Giles Lever, UK Ambassador to Vietnam

Giles Lever

British Ambassador to Vietnam

Part of UK in Vietnam

12th November 2014 Hanoi, Vietnam

Lighting a Fire

In his essay “On Listening”, the ancient Greek writer Plutarch said about the process of education: “The mind does not require filling like a bottle. Rather, like wood, it only requires kindling, to create in it an impulse to think independently and an ardent desire for the truth.”

I came across this quote when I was a university student. Even though Plutarch lived 2,000 years ago, I think it remains one of the wisest things ever said about education.

Sometimes, I feel like my job title should be Ambassador for Education. Education is a huge, important and growing part of Britain’s relationship with Vietnam. And for an ambassador, that means a diary full of education events, ceremonies and seminars. These are always interesting, and often very moving. A few highlights:

– Seeing off our new Chevening Scholars to start their MA programmes in the UK. And hearing about the success of Chevening alumni: one of them has just been appointed General Director of a major Vietnamese bank.

– Attending graduation and opening ceremonies of joint degree programmes between universities in Vietnam and partners in the UK. There are now more than 40 of these joint courses, which offer students the opportunity to achieve a qualification recognised by a UK university, without having to spend 3 or 4 years overseas.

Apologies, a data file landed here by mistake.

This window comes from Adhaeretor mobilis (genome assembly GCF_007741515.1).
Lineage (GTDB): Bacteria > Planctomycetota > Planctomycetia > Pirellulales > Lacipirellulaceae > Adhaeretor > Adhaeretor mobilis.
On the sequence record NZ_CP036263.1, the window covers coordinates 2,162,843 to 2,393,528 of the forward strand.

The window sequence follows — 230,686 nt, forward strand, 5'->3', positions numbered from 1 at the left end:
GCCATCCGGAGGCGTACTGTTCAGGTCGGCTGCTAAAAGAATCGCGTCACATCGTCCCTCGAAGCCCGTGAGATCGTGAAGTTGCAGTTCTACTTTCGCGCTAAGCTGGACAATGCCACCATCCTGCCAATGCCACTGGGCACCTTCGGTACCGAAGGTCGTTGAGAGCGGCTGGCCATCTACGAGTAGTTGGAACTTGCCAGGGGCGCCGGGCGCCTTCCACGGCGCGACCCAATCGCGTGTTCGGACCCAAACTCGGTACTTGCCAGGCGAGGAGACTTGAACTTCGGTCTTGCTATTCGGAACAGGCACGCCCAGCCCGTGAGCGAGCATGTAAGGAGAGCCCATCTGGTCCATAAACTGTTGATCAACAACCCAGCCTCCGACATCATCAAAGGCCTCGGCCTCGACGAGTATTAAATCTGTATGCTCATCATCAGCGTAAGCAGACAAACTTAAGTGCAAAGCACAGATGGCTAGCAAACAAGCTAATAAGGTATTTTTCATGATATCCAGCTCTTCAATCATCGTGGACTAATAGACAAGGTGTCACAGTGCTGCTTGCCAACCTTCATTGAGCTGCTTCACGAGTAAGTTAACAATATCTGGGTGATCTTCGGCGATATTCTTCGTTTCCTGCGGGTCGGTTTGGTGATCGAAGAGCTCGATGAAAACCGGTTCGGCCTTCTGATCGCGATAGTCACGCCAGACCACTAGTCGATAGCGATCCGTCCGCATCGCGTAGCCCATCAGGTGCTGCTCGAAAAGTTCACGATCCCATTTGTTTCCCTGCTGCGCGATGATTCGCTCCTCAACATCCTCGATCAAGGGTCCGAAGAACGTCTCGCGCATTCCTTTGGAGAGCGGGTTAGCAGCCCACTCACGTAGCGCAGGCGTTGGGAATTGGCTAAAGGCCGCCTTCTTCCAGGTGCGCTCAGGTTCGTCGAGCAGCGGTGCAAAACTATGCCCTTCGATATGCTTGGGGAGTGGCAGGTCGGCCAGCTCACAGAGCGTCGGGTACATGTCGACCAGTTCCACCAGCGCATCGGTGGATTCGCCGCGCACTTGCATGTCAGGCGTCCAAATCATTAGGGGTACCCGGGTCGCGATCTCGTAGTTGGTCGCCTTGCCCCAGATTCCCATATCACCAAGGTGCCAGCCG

– Seeing the crowds of excited young Vietnamese at the annual British Education Exhibition – which this year featured 69 UK universities, colleges and schools (plus a very busy Embassy visa stand!). There are 8,000 Vietnamese students now in the UK, and we want that number to grow.

Giao lưu với các bạn trẻ tại buổi Triển lãm Giáo dục Anh 2014
UK Education Exhibition 2014

– Opening the UK-Vietnam Institute for Research and Executive Education in Da Nang, together with the Vice Minister of Education and Training and the Vice Chancellor of Aston University in the UK. Our aim is for the Institute to develop the capability to conduct international quality post-graduate research in fields such as finance, telecoms and life sciences.

- Khai trương Viện Nghiên cứu và Đào tạo chuyên sâu liên kết Anh – Việt tại Đà Nẵng, cùng với Thứ trưởng Bộ Giáo dục và Đào tạo
Opening the VN – UK Institute for Research adn Executive Education

– Visiting schools from the British International School family in Hanoi, and seeing how fast the mostly Vietnamese pupils were adapting to learning in English from British teachers.

– Taking part in British Council seminars on skills development, curriculum reform and development of a national qualifications framework. For Vietnam’s economy to keep growing, universities and vocational training colleges need to produce graduates who meet the requirements of the modern employment market.   I’m very proud that the UK, in the form of the British Council, is playing a leading role in partnering with the Ministries of Education & Training and Labour, Invalids & Social Affairs on this important agenda.